In Great Britain, the employees of Royal Mail, the now private postal company, are on strike on 2 and 3 November. On 4 November it will be the turn of those from Network Rail – the public entity responsible for the maintenance of the railways – and fourteen railway operators. The next day, the train managers of the Avanti West Coast company take over. Before the resumption of movement in the railway companies on 7 and 9 November, then a strike on 10 November on the London Underground. The start of the mandate of new Conservative Prime Minister Rishi Sunak, chosen by the Tories to replace the volatile Liz Truss, got off to a flying start.
Britain is preparing for one “winter of discontent” whom he has not seen for forty years. In recent months, in addition to employees in the railway and postal sectors, employees of the private telecommunications group BT (formerly British Telecom), many airlines, dock workers and lawyers have gone on strike. Firefighters, teachers, paramedics, nurses and coffin makers are preparing for shifts. “We need a rebellion launched two weeks ago Mike Lynch, general manager of RMT (Rail, Maritime and Transport Workers), the main union in the rail sector. We need a whole wave of synchronized, coordinated action. » Between now and Christmas between one and two million British workers could take part in a general strike.
The reason for their anger is the refusal of employers, private and public, to raise wages in line with inflation, which has been around 10% since this summer. Rishi Sunak wants to limit the rise in civil service wages to 2%, while wages in the private sector have risen by an average of 6.5% over the past year. At the start of next year, Britons will have an average real wage, that is, that takes into account inflation, the same as in 2003, according to the Resolution Foundation, a think tank specializing in household living standards. Their purchasing power has therefore stagnated over the past twenty years. “It is not wages or workers that have caused this crisis, and we refuse to make workers pay for it,” said Frances O’Grady, general secretary of the Trades Union Congress (TUC), Britain’s main trade union platform.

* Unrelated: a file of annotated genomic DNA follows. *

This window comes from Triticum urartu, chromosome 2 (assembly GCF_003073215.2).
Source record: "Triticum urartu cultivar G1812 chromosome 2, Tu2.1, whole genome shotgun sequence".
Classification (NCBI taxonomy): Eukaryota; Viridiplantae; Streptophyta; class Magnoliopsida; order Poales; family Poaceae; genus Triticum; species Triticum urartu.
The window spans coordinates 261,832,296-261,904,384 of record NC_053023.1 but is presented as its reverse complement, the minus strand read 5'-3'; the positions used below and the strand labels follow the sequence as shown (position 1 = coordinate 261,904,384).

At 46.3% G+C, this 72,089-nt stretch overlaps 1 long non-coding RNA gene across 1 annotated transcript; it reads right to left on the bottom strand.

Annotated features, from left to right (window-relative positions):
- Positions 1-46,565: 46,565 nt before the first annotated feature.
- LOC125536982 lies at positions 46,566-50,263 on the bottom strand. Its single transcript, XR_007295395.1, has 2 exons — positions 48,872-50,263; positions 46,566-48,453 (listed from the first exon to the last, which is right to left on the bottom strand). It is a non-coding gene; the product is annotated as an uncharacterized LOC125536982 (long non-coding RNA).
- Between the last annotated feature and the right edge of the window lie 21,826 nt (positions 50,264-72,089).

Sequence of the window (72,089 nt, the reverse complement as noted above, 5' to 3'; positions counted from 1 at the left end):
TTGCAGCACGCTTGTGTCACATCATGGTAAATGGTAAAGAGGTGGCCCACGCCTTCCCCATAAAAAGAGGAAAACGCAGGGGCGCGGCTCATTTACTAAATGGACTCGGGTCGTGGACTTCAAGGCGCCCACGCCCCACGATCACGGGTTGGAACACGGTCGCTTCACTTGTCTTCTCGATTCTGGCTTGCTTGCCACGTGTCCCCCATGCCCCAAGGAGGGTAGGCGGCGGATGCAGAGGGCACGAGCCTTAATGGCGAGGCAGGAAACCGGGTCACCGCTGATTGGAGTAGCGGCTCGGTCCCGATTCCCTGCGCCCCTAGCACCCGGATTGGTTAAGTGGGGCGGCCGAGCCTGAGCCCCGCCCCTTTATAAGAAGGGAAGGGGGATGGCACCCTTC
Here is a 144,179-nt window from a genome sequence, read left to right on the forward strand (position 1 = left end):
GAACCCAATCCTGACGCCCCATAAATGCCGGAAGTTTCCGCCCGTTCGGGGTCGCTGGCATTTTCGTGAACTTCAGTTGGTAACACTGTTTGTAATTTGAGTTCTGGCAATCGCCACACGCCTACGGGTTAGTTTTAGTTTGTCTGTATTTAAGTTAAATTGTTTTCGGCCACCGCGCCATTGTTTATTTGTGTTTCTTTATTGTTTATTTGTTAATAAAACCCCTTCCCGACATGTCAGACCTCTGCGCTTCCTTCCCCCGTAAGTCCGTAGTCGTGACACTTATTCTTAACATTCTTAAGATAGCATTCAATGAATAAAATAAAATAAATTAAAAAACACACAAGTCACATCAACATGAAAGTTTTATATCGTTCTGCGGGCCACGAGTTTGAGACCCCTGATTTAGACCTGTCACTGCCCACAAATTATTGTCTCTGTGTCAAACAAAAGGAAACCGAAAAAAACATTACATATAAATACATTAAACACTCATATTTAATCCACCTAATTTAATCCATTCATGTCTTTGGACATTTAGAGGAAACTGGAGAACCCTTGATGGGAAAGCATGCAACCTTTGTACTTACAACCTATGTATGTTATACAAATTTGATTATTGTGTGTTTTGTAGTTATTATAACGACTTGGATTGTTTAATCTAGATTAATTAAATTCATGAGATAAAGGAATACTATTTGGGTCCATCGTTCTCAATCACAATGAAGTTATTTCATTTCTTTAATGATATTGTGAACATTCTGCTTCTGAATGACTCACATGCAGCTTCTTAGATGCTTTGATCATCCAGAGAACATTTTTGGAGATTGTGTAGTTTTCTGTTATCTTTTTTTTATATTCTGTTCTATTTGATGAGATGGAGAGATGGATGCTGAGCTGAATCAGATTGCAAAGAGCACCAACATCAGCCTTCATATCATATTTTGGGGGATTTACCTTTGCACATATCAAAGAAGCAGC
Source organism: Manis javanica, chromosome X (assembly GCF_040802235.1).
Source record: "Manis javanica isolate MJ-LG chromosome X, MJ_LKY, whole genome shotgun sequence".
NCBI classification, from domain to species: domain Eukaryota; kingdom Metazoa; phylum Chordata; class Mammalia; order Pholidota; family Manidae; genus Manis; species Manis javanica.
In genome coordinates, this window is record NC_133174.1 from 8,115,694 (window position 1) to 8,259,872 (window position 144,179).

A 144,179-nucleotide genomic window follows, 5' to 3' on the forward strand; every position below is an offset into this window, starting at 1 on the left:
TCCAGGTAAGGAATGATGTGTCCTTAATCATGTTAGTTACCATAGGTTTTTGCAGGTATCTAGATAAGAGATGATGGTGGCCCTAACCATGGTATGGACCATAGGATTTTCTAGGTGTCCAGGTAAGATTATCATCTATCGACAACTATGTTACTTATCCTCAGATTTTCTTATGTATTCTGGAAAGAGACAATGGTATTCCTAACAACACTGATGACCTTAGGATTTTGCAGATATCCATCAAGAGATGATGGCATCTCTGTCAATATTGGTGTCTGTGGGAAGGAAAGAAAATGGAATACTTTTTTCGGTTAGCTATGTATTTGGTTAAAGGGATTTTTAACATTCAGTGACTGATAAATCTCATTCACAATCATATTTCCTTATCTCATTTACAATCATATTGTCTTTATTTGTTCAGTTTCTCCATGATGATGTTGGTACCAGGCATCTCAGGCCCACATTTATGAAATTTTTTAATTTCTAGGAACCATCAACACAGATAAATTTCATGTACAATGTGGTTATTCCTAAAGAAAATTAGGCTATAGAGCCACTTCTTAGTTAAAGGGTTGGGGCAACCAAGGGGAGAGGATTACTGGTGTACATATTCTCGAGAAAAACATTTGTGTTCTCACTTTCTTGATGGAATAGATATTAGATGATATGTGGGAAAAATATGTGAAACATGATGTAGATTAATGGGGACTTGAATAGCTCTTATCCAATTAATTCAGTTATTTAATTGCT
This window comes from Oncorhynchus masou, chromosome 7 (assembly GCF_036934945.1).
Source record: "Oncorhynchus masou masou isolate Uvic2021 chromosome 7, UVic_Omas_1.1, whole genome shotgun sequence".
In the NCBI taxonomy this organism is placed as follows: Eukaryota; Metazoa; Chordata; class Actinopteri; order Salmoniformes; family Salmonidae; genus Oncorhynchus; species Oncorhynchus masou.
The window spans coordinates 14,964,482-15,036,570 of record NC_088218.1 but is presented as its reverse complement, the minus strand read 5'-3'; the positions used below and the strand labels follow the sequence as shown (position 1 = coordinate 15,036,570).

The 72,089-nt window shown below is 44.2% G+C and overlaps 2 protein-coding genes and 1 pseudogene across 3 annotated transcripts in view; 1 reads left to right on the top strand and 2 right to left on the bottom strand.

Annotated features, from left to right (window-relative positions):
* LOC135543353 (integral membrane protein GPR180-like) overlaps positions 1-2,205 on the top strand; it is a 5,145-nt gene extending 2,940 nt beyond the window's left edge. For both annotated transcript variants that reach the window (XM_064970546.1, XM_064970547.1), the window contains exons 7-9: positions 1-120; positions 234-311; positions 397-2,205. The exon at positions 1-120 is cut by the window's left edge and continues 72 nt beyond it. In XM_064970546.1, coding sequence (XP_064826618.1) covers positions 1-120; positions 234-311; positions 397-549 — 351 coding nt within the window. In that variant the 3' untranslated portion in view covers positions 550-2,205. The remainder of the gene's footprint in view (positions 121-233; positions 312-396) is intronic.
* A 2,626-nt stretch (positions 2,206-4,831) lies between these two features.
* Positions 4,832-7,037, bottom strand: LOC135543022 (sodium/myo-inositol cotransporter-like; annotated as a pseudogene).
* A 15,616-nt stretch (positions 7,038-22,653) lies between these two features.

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The coordination of trade unions and the many strikes are surprising in a country known for the decline of its trade union movement. The union rate has not stopped melting for forty years. In 2021, 6.7 million Britons were union members, or 20.9% of workers, i.e. half of the peak of 13.2 million union members in 1979. There has been a small recovery since the 6.5 million union members in 2016, the lowest number ever, but it is mainly linked to the drop in unemployment. “Employment has fallen over the last few decades in sectors where unions have traditionally been strongest: coal, steel, portsrecalls Richard Hyman, emeritus professor of industrial relations at the London School of Economics. The trend towards privatization and outsourcing of many then-public jobs also limited their organizational capacity. »
In 2021, 50.1% of employees in the public sector were unionized and only 12.8% in the private sector. “Margaret Thatcher did much to legally limit the ability and influence of unions recalls Rebecca Gumbrell-McCormick, professor at London’s Birkbeck University. For example, there are almost no branch agreements in the private sector anymore. Everything is now negotiated at company level. » The current revival is primarily due to the trade unions’ new ability to demand support from the majority of the population. They found in Mike Lynch a leader capable of “present the members’ motives in a clear, understandable and popular way”explains Richard Hyman, who “can’t remember ever seeing a British trade union leader as effective as he was.”
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For Rebecca Gumbrell-McCormick, the impoverishment of the British also makes the trade unions’ discourse more audible. “With the sharp fall in real wages, people understand that the unions are trying to stop this general decline and that they are acting in the best interests of all” analyzes the researcher. In recent months, 14% of Britons have been forced to skip meals due to lack of financial means, according to a TUC survey of members. A rate that explodes between 24% and 29% for residents of the poorest districts of Birmingham, Dundee or Glasgow in Scotland. “If we fail to raise wages across the economy and ensure social benefits rise in line with inflation, we risk heading towards Victorian levels of poverty.”warns Frances O’Grady.